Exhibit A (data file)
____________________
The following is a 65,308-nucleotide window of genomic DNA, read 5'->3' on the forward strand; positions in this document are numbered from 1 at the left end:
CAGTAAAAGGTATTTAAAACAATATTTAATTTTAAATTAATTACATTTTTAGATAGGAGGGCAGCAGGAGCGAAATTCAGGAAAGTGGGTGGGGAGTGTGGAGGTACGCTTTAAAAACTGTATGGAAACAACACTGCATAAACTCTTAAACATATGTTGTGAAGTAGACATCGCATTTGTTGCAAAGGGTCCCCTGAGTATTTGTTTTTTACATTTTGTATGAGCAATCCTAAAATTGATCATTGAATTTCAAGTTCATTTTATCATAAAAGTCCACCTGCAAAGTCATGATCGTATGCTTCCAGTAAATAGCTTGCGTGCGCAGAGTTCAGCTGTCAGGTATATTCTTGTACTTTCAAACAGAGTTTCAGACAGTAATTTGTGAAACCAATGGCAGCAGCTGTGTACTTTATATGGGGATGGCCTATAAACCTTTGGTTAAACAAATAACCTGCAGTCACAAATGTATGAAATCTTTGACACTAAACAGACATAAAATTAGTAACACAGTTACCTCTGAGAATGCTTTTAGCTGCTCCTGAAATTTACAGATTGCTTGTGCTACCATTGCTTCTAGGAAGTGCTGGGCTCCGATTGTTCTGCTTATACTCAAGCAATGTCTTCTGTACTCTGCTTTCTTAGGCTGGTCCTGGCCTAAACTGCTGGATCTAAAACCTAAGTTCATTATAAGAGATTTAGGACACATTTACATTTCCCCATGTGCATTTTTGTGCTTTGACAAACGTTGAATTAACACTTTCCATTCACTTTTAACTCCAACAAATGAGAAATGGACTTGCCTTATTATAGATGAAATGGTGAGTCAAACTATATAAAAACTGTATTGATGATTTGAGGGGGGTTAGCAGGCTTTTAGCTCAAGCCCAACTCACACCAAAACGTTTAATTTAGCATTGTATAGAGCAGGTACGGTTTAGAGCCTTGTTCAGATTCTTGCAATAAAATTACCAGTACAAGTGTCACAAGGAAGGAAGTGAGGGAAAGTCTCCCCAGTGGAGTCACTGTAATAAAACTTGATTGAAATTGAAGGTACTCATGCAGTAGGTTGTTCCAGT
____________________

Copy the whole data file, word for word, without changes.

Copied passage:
The following is a 65,308-nucleotide window of genomic DNA, read 5'->3' on the forward strand; positions in this document are numbered from 1 at the left end:
CAGTAAAAGGTATTTAAAACAATATTTAATTTTAAATTAATTACATTTTTAGATAGGAGGGCAGCAGGAGCGAAATTCAGGAAAGTGGGTGGGGAGTGTGGAGGTACGCTTTAAAAACTGTATGGAAACAACACTGCATAAACTCTTAAACATATGTTGTGAAGTAGACATCGCATTTGTTGCAAAGGGTCCCCTGAGTATTTGTTTTTTACATTTTGTATGAGCAATCCTAAAATTGATCATTGAATTTCAAGTTCATTTTATCATAAAAGTCCACCTGCAAAGTCATGATCGTATGCTTCCAGTAAATAGCTTGCGTGCGCAGAGTTCAGCTGTCAGGTATATTCTTGTACTTTCAAACAGAGTTTCAGACAGTAATTTGTGAAACCAATGGCAGCAGCTGTGTACTTTATATGGGGATGGCCTATAAACCTTTGGTTAAACAAATAACCTGCAGTCACAAATGTATGAAATCTTTGACACTAAACAGACATAAAATTAGTAACACAGTTACCTCTGAGAATGCTTTTAGCTGCTCCTGAAATTTACAGATTGCTTGTGCTACCATTGCTTCTAGGAAGTGCTGGGCTCCGATTGTTCTGCTTATACTCAAGCAATGTCTTCTGTACTCTGCTTTCTTAGGCTGGTCCTGGCCTAAACTGCTGGATCTAAAACCTAAGTTCATTATAAGAGATTTAGGACACATTTACATTTCCCCATGTGCATTTTTGTGCTTTGACAAACGTTGAATTAACACTTTCCATTCACTTTTAACTCCAACAAATGAGAAATGGACTTGCCTTATTATAGATGAAATGGTGAGTCAAACTATATAAAAACTGTATTGATGATTTGAGGGGGGTTAGCAGGCTTTTAGCTCAAGCCCAACTCACACCAAAACGTTTAATTTAGCATTGTATAGAGCAGGTACGGTTTAGAGCCTTGTTCAGATTCTTGCAATAAAATTACCAGTACAAGTGTCACAAGGAAGGAAGTGAGGGAAAGTCTCCCCAGTGGAGTCACTGTAATAAAACTTGATTGAAATTGAAGGTACTCATGCAGTAGGTTGTTCCAGT